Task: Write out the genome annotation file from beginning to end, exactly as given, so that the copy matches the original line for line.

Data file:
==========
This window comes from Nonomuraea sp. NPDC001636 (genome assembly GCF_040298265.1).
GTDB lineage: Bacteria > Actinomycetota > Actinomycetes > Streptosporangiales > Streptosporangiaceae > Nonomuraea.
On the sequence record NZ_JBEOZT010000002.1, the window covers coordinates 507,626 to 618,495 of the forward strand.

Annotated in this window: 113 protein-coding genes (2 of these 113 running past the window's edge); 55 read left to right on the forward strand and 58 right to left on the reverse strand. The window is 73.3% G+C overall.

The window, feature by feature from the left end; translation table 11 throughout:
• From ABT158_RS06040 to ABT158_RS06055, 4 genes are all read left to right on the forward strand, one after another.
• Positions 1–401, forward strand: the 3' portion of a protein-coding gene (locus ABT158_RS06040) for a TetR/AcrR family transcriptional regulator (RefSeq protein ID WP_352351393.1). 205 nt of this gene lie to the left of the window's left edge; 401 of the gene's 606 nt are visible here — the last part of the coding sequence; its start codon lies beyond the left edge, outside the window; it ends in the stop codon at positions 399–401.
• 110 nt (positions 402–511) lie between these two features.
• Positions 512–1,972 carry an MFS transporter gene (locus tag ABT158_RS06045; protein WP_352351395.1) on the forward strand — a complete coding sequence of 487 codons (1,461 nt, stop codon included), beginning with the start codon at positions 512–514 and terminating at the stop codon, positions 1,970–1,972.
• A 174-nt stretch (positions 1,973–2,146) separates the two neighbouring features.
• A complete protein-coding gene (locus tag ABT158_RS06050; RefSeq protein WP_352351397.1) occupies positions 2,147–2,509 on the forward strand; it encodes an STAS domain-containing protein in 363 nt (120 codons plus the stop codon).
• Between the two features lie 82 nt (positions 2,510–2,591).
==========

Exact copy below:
This window comes from Nonomuraea sp. NPDC001636 (genome assembly GCF_040298265.1).
GTDB lineage: Bacteria > Actinomycetota > Actinomycetes > Streptosporangiales > Streptosporangiaceae > Nonomuraea.
On the sequence record NZ_JBEOZT010000002.1, the window covers coordinates 507,626 to 618,495 of the forward strand.

Annotated in this window: 113 protein-coding genes (2 of these 113 running past the window's edge); 55 read left to right on the forward strand and 58 right to left on the reverse strand. The window is 73.3% G+C overall.

The window, feature by feature from the left end; translation table 11 throughout:
• From ABT158_RS06040 to ABT158_RS06055, 4 genes are all read left to right on the forward strand, one after another.
• Positions 1–401, forward strand: the 3' portion of a protein-coding gene (locus ABT158_RS06040) for a TetR/AcrR family transcriptional regulator (RefSeq protein ID WP_352351393.1). 205 nt of this gene lie to the left of the window's left edge; 401 of the gene's 606 nt are visible here — the last part of the coding sequence; its start codon lies beyond the left edge, outside the window; it ends in the stop codon at positions 399–401.
• 110 nt (positions 402–511) lie between these two features.
• Positions 512–1,972 carry an MFS transporter gene (locus tag ABT158_RS06045; protein WP_352351395.1) on the forward strand — a complete coding sequence of 487 codons (1,461 nt, stop codon included), beginning with the start codon at positions 512–514 and terminating at the stop codon, positions 1,970–1,972.
• A 174-nt stretch (positions 1,973–2,146) separates the two neighbouring features.
• A complete protein-coding gene (locus tag ABT158_RS06050; RefSeq protein WP_352351397.1) occupies positions 2,147–2,509 on the forward strand; it encodes an STAS domain-containing protein in 363 nt (120 codons plus the stop codon).
• Between the two features lie 82 nt (positions 2,510–2,591).